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Innovation Canada: A Call to Action

3. Overview of Programs to Support Business R&D

The Panel was asked to review three types of federal programs intended to support research and development (R&D) that is undertaken by business or that is commercially oriented. These include (i) the Scientific Research and Experimental Development (SR&ED) tax credit, (ii) programs that support business R&D through direct expenditure (which may be of general application or targeted to sectors or regions) and (iii) programs funded through the federal granting councils, departments and agencies that support commercially focussed R&D, often performed by academic institutions. The purpose of this descriptive chapter is to introduce and characterize the suite of programs analysed by the Panel. First, it is important to recall the reasons why governments create programs that provide support for business innovation and R&D.

Rationale for Government Support of Business Innovation

The fundamental motivation for government intervention in private sector commercial activity is to improve market outcomes for the betterment of society at large. There are conditions under which markets do not allocate resources efficiently, and governments intervene to try to correct or at least diminish "market failures" — for example, to guard against monopoly, to protect property rights, to provide public goods such as basic research that generate benefits for society at large or to overcome problems of inadequate information. Interventions may also be motivated by a concern for equity — for example, provision of a social safety net or, where international agreement cannot be reached, to level the playing field in situations where subsidies provided in other countries put domestic firms at a competitive disadvantage.

In the context of this review, the most fundamental motivation for government programs to foster business R&D is the desire to improve Canada's productivity growth by encouraging more business innovation. Specifically in the case of R&D, there is abundant empirical evidence that an individual firm cannot capture all the benefit of its investment in R&D (see, for example, Parsons and Phillips 2007). Some of the knowledge generated is picked up "for free" by other firms and is eventually used, by some at least, to improve their productivity. The existence of such spillovers means that a dollar of R&D investment by a firm returns greater value to the economy at large, and not just to the investing firm alone. For this reason, governments provide incentives such as tax credits, grants and advisory services to induce firms to perform more R&D than they otherwise would.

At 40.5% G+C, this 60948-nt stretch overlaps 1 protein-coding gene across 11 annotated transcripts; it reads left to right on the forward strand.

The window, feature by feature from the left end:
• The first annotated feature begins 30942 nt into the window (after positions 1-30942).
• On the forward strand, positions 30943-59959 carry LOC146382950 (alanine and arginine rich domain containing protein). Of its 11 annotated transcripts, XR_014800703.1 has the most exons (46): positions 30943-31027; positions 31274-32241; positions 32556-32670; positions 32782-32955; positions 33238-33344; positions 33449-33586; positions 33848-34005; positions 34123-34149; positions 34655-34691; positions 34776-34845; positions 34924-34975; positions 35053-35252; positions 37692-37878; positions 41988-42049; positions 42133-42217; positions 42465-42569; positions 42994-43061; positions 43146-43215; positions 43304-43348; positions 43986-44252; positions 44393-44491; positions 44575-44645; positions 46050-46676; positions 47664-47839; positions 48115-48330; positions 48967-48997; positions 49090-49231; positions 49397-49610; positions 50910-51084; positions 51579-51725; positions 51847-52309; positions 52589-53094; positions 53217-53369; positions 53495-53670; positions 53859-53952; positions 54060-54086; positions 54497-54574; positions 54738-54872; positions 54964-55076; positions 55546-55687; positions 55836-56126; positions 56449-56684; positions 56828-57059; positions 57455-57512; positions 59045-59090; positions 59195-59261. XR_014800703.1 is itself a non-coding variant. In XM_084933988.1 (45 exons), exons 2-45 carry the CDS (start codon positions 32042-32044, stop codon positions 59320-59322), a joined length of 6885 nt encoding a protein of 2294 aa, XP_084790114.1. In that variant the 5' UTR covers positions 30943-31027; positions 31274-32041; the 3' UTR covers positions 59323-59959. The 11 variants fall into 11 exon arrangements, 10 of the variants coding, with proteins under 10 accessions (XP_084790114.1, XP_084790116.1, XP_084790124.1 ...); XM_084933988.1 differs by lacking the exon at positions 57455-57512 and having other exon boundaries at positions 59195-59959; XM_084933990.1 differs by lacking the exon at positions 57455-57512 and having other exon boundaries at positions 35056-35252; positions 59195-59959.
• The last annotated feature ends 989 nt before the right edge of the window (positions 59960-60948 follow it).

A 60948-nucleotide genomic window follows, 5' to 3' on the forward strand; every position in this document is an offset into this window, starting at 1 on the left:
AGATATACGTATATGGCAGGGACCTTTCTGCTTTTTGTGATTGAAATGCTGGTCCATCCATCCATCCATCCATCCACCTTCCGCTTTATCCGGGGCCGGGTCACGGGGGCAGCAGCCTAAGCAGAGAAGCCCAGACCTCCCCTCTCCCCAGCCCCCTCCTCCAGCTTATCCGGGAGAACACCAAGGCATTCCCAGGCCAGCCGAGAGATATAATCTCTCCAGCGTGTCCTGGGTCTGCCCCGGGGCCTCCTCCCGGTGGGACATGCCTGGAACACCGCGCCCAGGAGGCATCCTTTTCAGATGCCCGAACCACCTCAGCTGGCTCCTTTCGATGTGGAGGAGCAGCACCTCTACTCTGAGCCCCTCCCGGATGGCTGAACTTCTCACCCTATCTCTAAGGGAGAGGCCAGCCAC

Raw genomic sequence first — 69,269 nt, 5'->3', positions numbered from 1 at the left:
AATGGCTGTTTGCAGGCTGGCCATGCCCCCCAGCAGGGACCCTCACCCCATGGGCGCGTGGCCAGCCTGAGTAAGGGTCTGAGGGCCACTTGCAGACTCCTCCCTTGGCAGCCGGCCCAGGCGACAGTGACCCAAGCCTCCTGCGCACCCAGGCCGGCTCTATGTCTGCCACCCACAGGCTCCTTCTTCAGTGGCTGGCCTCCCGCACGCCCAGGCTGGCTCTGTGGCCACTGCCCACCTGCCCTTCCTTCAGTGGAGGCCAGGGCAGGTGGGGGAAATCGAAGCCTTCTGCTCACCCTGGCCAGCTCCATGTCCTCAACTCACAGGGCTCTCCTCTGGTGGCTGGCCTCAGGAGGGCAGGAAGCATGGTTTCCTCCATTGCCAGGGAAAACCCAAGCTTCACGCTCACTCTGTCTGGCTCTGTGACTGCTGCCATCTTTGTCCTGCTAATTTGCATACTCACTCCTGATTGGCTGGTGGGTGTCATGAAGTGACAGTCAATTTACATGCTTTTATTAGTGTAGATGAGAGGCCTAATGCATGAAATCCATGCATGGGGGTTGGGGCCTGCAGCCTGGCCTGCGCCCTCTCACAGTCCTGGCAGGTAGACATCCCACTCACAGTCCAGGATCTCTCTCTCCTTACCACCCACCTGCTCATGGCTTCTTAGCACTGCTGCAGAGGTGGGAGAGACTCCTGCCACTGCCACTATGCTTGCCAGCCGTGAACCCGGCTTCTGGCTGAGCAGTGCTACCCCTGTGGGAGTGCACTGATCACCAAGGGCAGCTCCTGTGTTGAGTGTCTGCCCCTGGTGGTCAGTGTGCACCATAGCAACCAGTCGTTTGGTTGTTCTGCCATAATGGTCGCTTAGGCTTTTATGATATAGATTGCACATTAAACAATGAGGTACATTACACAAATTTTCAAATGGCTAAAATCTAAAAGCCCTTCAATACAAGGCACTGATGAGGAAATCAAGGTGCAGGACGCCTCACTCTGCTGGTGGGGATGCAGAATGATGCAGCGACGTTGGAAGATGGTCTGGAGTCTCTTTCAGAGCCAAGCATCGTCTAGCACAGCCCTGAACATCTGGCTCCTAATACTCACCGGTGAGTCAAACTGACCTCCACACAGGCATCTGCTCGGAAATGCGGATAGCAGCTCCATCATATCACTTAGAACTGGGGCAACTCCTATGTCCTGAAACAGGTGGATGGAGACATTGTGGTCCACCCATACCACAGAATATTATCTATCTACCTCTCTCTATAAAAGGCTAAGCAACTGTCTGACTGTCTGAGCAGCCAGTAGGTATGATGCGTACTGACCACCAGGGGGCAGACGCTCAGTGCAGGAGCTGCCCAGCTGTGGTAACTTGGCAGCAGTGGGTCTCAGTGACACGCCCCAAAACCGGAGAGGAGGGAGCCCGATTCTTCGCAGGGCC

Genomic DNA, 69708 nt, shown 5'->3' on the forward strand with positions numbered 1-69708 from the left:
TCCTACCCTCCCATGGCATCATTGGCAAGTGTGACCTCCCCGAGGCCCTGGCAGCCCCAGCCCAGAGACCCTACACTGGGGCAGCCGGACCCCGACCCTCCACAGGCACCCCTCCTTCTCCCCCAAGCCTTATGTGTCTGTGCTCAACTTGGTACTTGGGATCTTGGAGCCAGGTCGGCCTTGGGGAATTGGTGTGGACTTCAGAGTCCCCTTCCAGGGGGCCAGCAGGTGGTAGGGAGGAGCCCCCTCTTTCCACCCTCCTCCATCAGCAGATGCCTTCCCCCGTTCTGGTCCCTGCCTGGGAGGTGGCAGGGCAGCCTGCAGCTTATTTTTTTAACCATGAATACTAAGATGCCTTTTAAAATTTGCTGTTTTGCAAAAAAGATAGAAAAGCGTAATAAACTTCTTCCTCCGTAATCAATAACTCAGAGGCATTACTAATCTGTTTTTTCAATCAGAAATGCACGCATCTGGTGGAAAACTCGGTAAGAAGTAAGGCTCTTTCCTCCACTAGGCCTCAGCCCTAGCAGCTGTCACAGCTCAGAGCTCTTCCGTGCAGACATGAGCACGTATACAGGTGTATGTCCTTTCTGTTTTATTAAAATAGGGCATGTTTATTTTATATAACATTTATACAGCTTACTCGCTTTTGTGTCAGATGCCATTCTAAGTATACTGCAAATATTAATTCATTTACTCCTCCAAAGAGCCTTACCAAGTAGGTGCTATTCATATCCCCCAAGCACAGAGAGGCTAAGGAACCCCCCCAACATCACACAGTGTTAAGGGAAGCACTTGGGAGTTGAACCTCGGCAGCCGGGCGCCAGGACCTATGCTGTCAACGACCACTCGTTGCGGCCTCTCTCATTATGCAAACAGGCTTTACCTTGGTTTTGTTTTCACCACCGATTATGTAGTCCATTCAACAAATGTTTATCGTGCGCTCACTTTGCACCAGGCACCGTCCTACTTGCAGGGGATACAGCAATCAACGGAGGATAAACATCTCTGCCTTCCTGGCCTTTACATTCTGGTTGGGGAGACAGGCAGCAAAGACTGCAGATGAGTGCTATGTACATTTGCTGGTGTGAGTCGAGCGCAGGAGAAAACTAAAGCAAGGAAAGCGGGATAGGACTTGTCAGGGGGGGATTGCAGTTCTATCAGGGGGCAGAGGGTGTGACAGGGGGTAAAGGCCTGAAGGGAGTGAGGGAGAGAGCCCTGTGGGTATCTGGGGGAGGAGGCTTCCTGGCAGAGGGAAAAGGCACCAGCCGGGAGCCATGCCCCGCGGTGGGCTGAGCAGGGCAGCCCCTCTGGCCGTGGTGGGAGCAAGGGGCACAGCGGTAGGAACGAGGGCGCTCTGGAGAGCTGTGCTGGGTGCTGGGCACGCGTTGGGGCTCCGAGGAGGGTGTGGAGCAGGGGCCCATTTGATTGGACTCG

There are other motivations to intervene. A number of programs to encourage greater business innovation are designed to help overcome the disadvantage of small scale or to lower the barriers to getting started. For example, student internships in business can provide the crucial first experience. In addition, many smaller R&D-focussed companies cannot afford to maintain in-house all the specialized expertise and infrastructure they need, and must rely on public sector labs and advisory services such as the Industrial Research Assistance Program (IRAP). Government as a lead customer may also help a young innovative business achieve the production scale and credibility to compete in the wider market. Moreover, public sector contributions to seed and venture capital may be needed to risk-share in the early stages of a company's development and thereby enable many technology-based companies in Canada to grow to a viable size.

Public intervention has costs as well as benefits. The taxes raised to fund government programs diminish economic performance through adverse effects on incentives to work, save and invest. All programs generate costs of administration and compliance, which must be netted against the benefits. Just as there are market failures, there may also be "government failures." These may be due to inadequate information or to political pressure — for example, favouring certain vested interests, creating too many small-scale programs or continuing to support activities that should be terminated.

All of these considerations need to be borne in mind when deciding whether government intervention to correct a perceived market failure is warranted. These issues are addressed concretely in subsequent chapters. The remainder of this chapter describes the universe of programs addressed by the Panel.

Profile of Federal Government Support for Business R&D